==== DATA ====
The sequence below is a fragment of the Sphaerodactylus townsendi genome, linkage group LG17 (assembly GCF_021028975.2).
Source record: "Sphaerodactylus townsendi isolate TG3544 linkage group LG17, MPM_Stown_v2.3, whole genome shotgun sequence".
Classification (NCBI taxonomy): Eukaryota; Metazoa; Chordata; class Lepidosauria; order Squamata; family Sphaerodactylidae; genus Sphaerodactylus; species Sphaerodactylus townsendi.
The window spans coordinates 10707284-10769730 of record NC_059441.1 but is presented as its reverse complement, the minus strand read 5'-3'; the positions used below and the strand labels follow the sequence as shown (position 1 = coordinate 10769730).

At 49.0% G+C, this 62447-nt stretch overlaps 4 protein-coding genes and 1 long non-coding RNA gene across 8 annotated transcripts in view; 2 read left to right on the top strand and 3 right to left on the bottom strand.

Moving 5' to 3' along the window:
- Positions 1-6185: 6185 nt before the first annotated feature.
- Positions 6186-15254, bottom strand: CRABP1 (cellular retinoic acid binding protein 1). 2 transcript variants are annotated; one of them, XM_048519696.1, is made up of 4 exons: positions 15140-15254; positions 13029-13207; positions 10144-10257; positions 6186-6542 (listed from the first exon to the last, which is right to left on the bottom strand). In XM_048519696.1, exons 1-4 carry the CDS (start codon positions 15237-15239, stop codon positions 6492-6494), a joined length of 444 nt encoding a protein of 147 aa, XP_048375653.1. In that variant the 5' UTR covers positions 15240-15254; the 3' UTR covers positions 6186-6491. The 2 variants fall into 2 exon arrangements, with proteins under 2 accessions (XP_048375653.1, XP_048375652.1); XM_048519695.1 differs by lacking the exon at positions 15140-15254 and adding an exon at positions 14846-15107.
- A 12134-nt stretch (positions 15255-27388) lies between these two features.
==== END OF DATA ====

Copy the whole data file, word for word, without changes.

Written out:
The sequence below is a fragment of the Sphaerodactylus townsendi genome, linkage group LG17 (assembly GCF_021028975.2).
Source record: "Sphaerodactylus townsendi isolate TG3544 linkage group LG17, MPM_Stown_v2.3, whole genome shotgun sequence".
Classification (NCBI taxonomy): Eukaryota; Metazoa; Chordata; class Lepidosauria; order Squamata; family Sphaerodactylidae; genus Sphaerodactylus; species Sphaerodactylus townsendi.
The window spans coordinates 10707284-10769730 of record NC_059441.1 but is presented as its reverse complement, the minus strand read 5'-3'; the positions used below and the strand labels follow the sequence as shown (position 1 = coordinate 10769730).

At 49.0% G+C, this 62447-nt stretch overlaps 4 protein-coding genes and 1 long non-coding RNA gene across 8 annotated transcripts in view; 2 read left to right on the top strand and 3 right to left on the bottom strand.

Moving 5' to 3' along the window:
- Positions 1-6185: 6185 nt before the first annotated feature.
- Positions 6186-15254, bottom strand: CRABP1 (cellular retinoic acid binding protein 1). 2 transcript variants are annotated; one of them, XM_048519696.1, is made up of 4 exons: positions 15140-15254; positions 13029-13207; positions 10144-10257; positions 6186-6542 (listed from the first exon to the last, which is right to left on the bottom strand). In XM_048519696.1, exons 1-4 carry the CDS (start codon positions 15237-15239, stop codon positions 6492-6494), a joined length of 444 nt encoding a protein of 147 aa, XP_048375653.1. In that variant the 5' UTR covers positions 15240-15254; the 3' UTR covers positions 6186-6491. The 2 variants fall into 2 exon arrangements, with proteins under 2 accessions (XP_048375653.1, XP_048375652.1); XM_048519695.1 differs by lacking the exon at positions 15140-15254 and adding an exon at positions 14846-15107.
- A 12134-nt stretch (positions 15255-27388) lies between these two features.